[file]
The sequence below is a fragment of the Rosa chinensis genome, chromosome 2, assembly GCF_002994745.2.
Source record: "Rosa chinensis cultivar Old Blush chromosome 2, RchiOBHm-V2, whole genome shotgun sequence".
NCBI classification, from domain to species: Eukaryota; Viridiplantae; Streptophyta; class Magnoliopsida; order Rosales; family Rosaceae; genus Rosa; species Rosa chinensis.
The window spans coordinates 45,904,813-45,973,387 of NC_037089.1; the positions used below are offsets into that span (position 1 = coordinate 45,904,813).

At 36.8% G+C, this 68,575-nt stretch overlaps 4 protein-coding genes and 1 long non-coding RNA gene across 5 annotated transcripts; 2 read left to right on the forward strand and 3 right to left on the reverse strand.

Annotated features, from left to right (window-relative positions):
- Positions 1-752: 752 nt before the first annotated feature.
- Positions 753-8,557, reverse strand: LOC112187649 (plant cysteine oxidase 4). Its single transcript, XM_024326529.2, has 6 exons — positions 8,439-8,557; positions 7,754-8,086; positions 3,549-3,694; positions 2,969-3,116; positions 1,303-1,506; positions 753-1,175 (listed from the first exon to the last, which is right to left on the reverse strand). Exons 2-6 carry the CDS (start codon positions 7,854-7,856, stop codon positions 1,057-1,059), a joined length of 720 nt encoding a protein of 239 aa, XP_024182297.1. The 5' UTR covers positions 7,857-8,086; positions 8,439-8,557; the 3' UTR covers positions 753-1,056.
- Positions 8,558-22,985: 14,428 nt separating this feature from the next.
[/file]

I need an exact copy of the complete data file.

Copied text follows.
The sequence below is a fragment of the Rosa chinensis genome, chromosome 2, assembly GCF_002994745.2.
Source record: "Rosa chinensis cultivar Old Blush chromosome 2, RchiOBHm-V2, whole genome shotgun sequence".
NCBI classification, from domain to species: Eukaryota; Viridiplantae; Streptophyta; class Magnoliopsida; order Rosales; family Rosaceae; genus Rosa; species Rosa chinensis.
The window spans coordinates 45,904,813-45,973,387 of NC_037089.1; the positions used below are offsets into that span (position 1 = coordinate 45,904,813).

At 36.8% G+C, this 68,575-nt stretch overlaps 4 protein-coding genes and 1 long non-coding RNA gene across 5 annotated transcripts; 2 read left to right on the forward strand and 3 right to left on the reverse strand.

Annotated features, from left to right (window-relative positions):
- Positions 1-752: 752 nt before the first annotated feature.
- Positions 753-8,557, reverse strand: LOC112187649 (plant cysteine oxidase 4). Its single transcript, XM_024326529.2, has 6 exons — positions 8,439-8,557; positions 7,754-8,086; positions 3,549-3,694; positions 2,969-3,116; positions 1,303-1,506; positions 753-1,175 (listed from the first exon to the last, which is right to left on the reverse strand). Exons 2-6 carry the CDS (start codon positions 7,854-7,856, stop codon positions 1,057-1,059), a joined length of 720 nt encoding a protein of 239 aa, XP_024182297.1. The 5' UTR covers positions 7,857-8,086; positions 8,439-8,557; the 3' UTR covers positions 753-1,056.
- Positions 8,558-22,985: 14,428 nt separating this feature from the next.